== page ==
I encourage the reader to think not primarily about superficial parts of the Mormon faith, since the superficial aspects can be fudged and equivocated to mean nearly anything, even Christian lingo. Dig deeper; see the “nuts and bolts” of Mormonism, how they are opposed to Christianity, and use Mormonism’s own teachings to show that it cannot account for reality. Indeed, as we see, Mormonism is so completely illogical that it cannot stand on its own two feet. To be duped into Mormonism is to be duped into a self-destructing, irrational religion. One reason people are duped is because of the clean clothes Mormonism dresses itself in. If something looks good on the outside and is enjoyable or beneficial for a person, he’ll go for it, even if it is quite irrational. This is why Americans purchase on credit.

Conclusion

The evidence is more than abundantly clear: Mormonism is opposite of Christianity. By no stretch of any dictionary entry on any term can we lump the Latter Day Saints church in with historic Christian churches. Christians do, however, need to be quite aware of the current cultural trends. Even the media at times are quick to lump Mormons in with Christian churches. I recently saw an article floating around the Internet praising Mormons for how they store up goods for times of crisis. Certainly, Mormons attempt to call themselves Christians, though they didn’t in the past. I have been repetitive above so the main point would be quite obvious—the gulf between the two is impassible and unbridgeable.

Their missionaries will look you in the eye and say “We’re Christians too; I believe in Jesus and accepted him into my heart; the Holy Spirit told me.” This is evangelical language, to be sure, but underneath the language is a world of darkness, a world that many have been sucked into by crafty language. The serpent still twists God’s words—we’re dealing not with two competing or complementary religions, but the war between the serpent’s seed and the woman’s. We know who won and will win. He will protect his church from false teaching and heresies, even those as dark as Mormonism. He is also powerful to pull people out of such darkness and show them the light of Jesus Christ, who is one with God the Father and God the Holy Spirit.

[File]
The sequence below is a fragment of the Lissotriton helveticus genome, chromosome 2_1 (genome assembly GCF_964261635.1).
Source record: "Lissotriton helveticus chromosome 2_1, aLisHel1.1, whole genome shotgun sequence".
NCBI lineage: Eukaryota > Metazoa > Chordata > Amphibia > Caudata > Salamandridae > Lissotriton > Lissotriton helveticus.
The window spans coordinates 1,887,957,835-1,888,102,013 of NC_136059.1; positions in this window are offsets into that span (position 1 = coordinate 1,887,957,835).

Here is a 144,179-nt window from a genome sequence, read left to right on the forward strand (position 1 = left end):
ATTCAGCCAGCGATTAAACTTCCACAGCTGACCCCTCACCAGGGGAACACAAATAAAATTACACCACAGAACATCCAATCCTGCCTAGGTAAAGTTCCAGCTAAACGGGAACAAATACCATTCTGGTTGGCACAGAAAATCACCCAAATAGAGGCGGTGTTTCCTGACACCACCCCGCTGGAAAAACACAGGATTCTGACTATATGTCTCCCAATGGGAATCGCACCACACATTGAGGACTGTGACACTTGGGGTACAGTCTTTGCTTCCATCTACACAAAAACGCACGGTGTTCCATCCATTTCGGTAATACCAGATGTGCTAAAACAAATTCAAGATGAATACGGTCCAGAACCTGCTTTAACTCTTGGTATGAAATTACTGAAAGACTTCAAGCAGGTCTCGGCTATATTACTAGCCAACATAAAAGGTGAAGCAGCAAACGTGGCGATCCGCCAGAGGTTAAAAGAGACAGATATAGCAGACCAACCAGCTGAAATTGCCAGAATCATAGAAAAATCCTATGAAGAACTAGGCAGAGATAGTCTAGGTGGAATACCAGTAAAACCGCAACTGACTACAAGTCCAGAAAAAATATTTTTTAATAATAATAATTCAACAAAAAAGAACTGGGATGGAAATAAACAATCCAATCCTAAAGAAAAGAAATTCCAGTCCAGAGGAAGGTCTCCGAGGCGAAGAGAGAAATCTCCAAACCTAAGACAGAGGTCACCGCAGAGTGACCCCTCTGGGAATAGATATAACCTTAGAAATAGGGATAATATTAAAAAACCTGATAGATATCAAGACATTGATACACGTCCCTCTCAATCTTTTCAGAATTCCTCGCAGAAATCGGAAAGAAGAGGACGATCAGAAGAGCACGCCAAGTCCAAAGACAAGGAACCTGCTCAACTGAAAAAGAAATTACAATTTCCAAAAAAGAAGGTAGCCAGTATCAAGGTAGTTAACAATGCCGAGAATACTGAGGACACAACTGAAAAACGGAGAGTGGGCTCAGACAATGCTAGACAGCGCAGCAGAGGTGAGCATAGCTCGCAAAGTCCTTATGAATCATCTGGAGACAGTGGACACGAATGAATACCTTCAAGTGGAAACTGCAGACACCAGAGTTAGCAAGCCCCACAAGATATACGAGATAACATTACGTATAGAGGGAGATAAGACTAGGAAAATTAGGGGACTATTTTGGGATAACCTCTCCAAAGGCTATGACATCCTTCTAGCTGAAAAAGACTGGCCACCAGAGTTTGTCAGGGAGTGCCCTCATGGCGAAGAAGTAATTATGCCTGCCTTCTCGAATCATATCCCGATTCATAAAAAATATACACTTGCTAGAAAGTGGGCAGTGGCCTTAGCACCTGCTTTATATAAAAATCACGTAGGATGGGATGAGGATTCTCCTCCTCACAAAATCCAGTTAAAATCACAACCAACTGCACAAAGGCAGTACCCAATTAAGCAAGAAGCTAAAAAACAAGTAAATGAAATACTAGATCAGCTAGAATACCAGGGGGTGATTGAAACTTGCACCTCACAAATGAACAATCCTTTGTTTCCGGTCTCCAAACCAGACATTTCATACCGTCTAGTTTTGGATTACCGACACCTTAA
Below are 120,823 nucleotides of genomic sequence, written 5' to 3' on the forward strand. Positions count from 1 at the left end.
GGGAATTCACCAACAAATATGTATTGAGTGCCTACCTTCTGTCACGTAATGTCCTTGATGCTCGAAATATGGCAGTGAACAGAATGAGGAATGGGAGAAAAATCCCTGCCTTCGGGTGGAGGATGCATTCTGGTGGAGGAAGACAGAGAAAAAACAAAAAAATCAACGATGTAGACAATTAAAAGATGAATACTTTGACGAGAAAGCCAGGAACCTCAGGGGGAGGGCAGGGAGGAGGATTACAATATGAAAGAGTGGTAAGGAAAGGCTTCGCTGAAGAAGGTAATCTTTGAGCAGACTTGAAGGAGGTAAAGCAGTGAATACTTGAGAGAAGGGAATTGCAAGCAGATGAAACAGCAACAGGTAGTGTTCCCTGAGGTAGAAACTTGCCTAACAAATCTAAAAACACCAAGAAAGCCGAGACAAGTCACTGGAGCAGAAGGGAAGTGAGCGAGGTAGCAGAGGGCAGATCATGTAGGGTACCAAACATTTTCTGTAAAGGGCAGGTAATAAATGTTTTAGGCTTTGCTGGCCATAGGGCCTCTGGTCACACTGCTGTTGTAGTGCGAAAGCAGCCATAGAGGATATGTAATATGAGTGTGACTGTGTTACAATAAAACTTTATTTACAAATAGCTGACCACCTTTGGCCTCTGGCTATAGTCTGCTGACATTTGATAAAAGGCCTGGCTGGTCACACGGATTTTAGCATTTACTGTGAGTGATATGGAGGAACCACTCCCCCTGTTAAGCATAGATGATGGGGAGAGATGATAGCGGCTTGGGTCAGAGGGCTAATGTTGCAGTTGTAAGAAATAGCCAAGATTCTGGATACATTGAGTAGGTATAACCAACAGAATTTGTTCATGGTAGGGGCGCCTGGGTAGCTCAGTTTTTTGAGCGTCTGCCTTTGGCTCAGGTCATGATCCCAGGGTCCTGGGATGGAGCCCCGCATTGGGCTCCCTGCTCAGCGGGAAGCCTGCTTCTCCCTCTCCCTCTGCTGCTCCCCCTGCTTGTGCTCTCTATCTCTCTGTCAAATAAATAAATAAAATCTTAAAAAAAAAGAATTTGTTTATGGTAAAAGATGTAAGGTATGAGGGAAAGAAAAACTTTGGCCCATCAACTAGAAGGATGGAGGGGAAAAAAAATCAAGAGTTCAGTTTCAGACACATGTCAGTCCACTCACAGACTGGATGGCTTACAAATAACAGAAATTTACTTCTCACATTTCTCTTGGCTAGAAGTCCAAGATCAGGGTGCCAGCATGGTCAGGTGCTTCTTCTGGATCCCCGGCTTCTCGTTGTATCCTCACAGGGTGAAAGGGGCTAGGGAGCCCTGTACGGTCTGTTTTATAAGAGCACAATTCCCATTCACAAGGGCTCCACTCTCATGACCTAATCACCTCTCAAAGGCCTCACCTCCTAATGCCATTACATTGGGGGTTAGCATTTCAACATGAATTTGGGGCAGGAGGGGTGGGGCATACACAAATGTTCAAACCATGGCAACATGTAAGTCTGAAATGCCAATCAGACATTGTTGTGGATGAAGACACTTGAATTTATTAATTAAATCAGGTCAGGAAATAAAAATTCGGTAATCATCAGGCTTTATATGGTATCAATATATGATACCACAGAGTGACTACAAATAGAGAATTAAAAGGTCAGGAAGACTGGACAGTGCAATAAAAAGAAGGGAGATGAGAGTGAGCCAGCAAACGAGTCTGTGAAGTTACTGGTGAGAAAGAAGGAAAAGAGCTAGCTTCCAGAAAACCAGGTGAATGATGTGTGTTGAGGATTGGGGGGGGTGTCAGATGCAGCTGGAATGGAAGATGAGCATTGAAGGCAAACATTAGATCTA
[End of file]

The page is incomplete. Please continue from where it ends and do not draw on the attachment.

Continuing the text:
Let me end with just a few exhortations. First, the issue at hand needs to awaken the Christian church to know what she believes and why she believes it. Doctrine is important: each Christian is called to stand fast in and hold fast to biblical teaching (2 Thess. 2:15). This means we need to know Christian doctrine more than just superficially, because “superficially” Mormonism sounds the same. Second, Christians have to be ready more than ever to be called intolerant, bigoted, narrow-minded, and so forth as we continue to refuse to call Mormons Christians. We need to be ready to respond to such accusations with informed truth and love instead of running away angry, with our fingers in our ears. Third, we need to pray for the deceived Mormons. We need to support mission endeavors to the Mormons; we need to befriend them and lovingly show them the truth and light of the gospel that refutes and exposes their darkness. Finally, we need to hit our knees and praise the eternal Son of God that he has rescued us from our own darkness. He still rescues all kinds of people from all kinds of places from such darkness. All this study should lead us to look away from ourselves to the light of the world, Jesus.

Rev. Shane Lems is the pastor of Sunnyside URC, Sunnyside, WA.